ONE of life's more cuddly ironies has to be the arcade conversion. We spend many hours and pounds for the thrill of seeing our initials on the screen in a (possibly) rather dodgy establishment. After a while we dig out some more cash to spend on the home computer conversion, which we batter away at for a few days.
All we get to keep is our initials on the screen and a very short-lived hit of adrenalin. The other parties involved get our money in large quantities. Who gets the better deal? He asks in a concerned Channel 4 consumer programme kind of way. Because conversions cost publishing houses a lot of money, would it not be cheaper to nick some good points from popular games and add a completely flimsy to the point of being see-through plot? Would Robert not indeed be your parent's sibling? Ah, but games like that are easily found - in the bargain bin, at the back of the software drawer, in a skip...
Without polish or class, or at least some good honest hype, more money is lost than saved.
Currently, Digital Magic Software - or DMS to those who want to sound in with them - are doing with arcade games what Frankenstein did with dead bits, although with a slight difference. Frank took the best bits but kind of spoiled them all when joining them together. DMS takes good ideas, stitches them together with good coding and the joints are nowhere to be seen.
DMS, to use another tedious analogy, are the Classic Car restorers of the computer entertainment world. Trained Assassin has got more arcade elements to it than a fan heater on Brighton Pier. On the lowest level it is a scrolling shoot-em-up with add-on weapons; no chocolate watches awarded for originality. It has got five levels. "Zz zz zz", comes the reply. It has got a tiny plot, all about destroying King Rhizoflagellates and creatures "whose touches are fatal". With one mighty, apathetic accord, humanity manages a defeating " !". Not very impressing sounding, isn't it?
There is a fair amount of money in the trained assassin business; there is equally as much in the untrained assassin business, but it goes to the next of kin. There would certainly need to be big cash involved to face King Rhizoflagellates's horges of nasty things, all of them with more kick than an uprated onion bhaji.
The standard weapon deals quite adequately with the first few waves, but things very soon get out of hand. You will need the laser and the orbiting-buddy weapon to even think of getting rid of them.
Each stage can be learnt; in fact it is vital to do so because some bits are dead ends and you get crushed by the relentlessly scrolling scenery. There is not as much scenery as you would expect in an arcade machine, but there is certainly enough to get in the way.
The first level has slightly futuristic bits all over the place, like a simplified R-Type 1. It is fairly predictable once you learn where to go and what not to do and ends with a fairly traditional Big Nasty Dragon. It serves as a good warm up for the rest of the game and has enough initial wow-value to keep any gonzo arcadist happy.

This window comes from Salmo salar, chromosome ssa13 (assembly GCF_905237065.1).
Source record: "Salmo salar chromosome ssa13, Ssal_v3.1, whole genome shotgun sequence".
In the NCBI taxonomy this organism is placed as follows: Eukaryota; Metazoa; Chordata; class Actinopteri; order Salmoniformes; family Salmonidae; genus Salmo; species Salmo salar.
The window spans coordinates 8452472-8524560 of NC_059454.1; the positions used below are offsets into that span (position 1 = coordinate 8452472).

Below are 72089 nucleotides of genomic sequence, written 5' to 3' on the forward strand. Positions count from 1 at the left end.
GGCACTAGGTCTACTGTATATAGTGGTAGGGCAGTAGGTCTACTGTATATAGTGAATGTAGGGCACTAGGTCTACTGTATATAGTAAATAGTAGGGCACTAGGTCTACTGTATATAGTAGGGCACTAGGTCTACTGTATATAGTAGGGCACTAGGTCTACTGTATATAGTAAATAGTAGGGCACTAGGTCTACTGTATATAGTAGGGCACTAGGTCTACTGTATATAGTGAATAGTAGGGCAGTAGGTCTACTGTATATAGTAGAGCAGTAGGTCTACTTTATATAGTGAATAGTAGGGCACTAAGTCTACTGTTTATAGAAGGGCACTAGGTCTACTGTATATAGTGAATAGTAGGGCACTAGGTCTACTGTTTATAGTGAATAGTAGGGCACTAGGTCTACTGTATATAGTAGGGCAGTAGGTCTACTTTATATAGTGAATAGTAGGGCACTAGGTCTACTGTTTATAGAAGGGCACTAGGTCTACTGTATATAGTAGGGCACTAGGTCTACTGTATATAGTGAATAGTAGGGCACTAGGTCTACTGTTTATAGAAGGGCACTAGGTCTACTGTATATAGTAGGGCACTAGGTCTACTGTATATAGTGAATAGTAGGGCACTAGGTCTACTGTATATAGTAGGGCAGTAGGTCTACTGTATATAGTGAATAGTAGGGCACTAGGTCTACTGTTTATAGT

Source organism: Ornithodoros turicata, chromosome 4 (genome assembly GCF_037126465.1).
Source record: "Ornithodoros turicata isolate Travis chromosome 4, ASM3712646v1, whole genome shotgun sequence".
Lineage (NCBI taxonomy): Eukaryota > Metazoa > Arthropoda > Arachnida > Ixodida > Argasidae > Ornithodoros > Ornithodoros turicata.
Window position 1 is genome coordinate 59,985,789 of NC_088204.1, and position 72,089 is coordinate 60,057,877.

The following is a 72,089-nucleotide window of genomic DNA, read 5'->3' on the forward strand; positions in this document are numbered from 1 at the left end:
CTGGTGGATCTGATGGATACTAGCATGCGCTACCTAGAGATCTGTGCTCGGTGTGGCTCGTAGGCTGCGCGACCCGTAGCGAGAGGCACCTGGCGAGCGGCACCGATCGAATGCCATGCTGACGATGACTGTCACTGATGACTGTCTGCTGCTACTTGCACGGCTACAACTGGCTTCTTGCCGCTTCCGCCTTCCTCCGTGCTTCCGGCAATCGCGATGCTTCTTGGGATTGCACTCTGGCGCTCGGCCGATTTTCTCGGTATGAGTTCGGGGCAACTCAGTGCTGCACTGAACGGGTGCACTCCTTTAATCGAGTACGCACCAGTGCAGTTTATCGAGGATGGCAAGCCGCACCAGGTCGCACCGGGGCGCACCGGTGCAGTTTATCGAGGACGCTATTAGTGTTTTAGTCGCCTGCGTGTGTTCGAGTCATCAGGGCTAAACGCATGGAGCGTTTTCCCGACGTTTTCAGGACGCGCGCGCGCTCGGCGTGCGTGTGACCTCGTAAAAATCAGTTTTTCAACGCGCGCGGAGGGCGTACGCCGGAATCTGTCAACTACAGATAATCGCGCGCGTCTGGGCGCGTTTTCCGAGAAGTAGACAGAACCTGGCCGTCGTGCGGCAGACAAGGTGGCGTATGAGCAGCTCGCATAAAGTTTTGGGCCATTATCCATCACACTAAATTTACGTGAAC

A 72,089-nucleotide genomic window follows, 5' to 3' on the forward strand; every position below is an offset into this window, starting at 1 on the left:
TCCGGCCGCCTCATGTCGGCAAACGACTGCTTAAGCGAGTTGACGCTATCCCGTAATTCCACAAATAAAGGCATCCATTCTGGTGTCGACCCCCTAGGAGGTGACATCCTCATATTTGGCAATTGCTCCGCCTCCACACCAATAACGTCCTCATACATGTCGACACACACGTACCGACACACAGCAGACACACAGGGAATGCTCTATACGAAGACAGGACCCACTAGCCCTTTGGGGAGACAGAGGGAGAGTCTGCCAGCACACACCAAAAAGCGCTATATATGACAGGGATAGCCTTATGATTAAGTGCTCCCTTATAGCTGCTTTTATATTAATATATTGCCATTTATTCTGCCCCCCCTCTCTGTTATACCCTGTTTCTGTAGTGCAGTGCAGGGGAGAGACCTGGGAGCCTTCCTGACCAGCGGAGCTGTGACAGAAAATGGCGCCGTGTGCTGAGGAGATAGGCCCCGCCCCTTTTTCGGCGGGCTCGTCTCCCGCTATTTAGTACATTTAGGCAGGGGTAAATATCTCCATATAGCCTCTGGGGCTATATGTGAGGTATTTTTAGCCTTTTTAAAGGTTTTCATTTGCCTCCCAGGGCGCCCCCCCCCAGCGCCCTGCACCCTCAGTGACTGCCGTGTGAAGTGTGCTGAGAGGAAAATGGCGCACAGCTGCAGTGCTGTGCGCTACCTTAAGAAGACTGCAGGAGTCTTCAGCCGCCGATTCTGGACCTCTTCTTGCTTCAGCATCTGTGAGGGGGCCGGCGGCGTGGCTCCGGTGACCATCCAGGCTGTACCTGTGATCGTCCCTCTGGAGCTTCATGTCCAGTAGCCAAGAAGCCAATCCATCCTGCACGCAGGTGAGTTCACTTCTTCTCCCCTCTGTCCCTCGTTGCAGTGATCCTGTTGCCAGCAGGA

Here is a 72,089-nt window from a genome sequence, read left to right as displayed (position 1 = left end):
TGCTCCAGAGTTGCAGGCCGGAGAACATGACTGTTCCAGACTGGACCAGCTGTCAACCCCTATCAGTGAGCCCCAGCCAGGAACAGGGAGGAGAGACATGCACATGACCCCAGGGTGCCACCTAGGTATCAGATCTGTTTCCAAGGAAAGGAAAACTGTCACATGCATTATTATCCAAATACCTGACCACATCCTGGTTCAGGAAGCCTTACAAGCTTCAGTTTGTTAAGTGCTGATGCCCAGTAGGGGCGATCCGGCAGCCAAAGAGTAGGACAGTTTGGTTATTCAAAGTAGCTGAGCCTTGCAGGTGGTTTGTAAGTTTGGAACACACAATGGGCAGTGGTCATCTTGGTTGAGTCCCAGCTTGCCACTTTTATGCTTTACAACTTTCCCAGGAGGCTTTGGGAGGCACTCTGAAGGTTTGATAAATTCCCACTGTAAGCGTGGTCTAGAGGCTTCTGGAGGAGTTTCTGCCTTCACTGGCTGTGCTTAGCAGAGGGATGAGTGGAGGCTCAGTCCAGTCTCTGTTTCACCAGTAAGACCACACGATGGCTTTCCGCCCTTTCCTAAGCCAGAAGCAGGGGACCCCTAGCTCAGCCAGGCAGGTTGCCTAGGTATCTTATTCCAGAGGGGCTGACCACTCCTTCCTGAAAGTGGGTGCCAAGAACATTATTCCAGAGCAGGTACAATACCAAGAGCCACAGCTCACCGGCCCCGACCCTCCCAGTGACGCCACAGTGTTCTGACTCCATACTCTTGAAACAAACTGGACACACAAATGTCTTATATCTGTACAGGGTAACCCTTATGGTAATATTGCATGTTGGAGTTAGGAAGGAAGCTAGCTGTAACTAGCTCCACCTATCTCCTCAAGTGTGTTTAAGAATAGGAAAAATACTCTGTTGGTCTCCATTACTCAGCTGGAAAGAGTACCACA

The second level scrolls down the way, which causes some problems because your main weapon shoots horizontally. It has bubbly scenery, not dissimilar to Starquake, the old 8-bit Bubble Bus classic. It is extraordinarily difficult, far more so than the third level, and could spoil the game if you cannot suss what to do.
Level Three has a desert-cum-ancient Egyptian feel to it, but has the added twist of seemingly solid scenery, which can only be got past once shot. It is a good level, loads of traps for the unwary and just as many for the fully clued-up. It scrolls horizontally but, unusually, from left to right.
Level Four is not for the weak of stomach, nor those who have eaten within the previous hour. It has got flying eyeballs, leaping protozoa, and tracking tumours. This has got to be one of the most tasteless levels of a computer game I have ever seen, but is a difficult blast because the scenery move upwards. Me, I nearly lost my lunch.
The final level is everything a final level should be; excruciatingly difficult, but with features learnt from previous levels. It is uncomfortably similar to R-Type 1 and more difficult than all the other levels put together. When you cop it - notice the "when", not "if" - you get put back to the very start of the level; a pest, but you should have learnt what you did wrong and will be able to avoid it next time.
The team of Burt on coding, Derrett and Law on graphics, and Harris on sound has made Trained Assassin a very fine game. Better, even, than the the last DMS offering, Scorpion. Everything moves quickly and smoothly without fuss or flicker.
The presentation is much better than in Scorpion, with a very nice Tim White illustration on the box, poster and title screen. The effects, although loud and atmospheric, are not much more than OK. The same cannot be said for the title tune, which even manages to sound good through headphones.
I appreciate that rather once-dimensional scrolling shoot-em-ups may not be everyone's pot of Darjeeling, but Trained Assassin appeals to me. It does not say anything new, but it is of a standard that could probably survive unaltered in a real arcade. As good as the Amiga is, few games could manage that.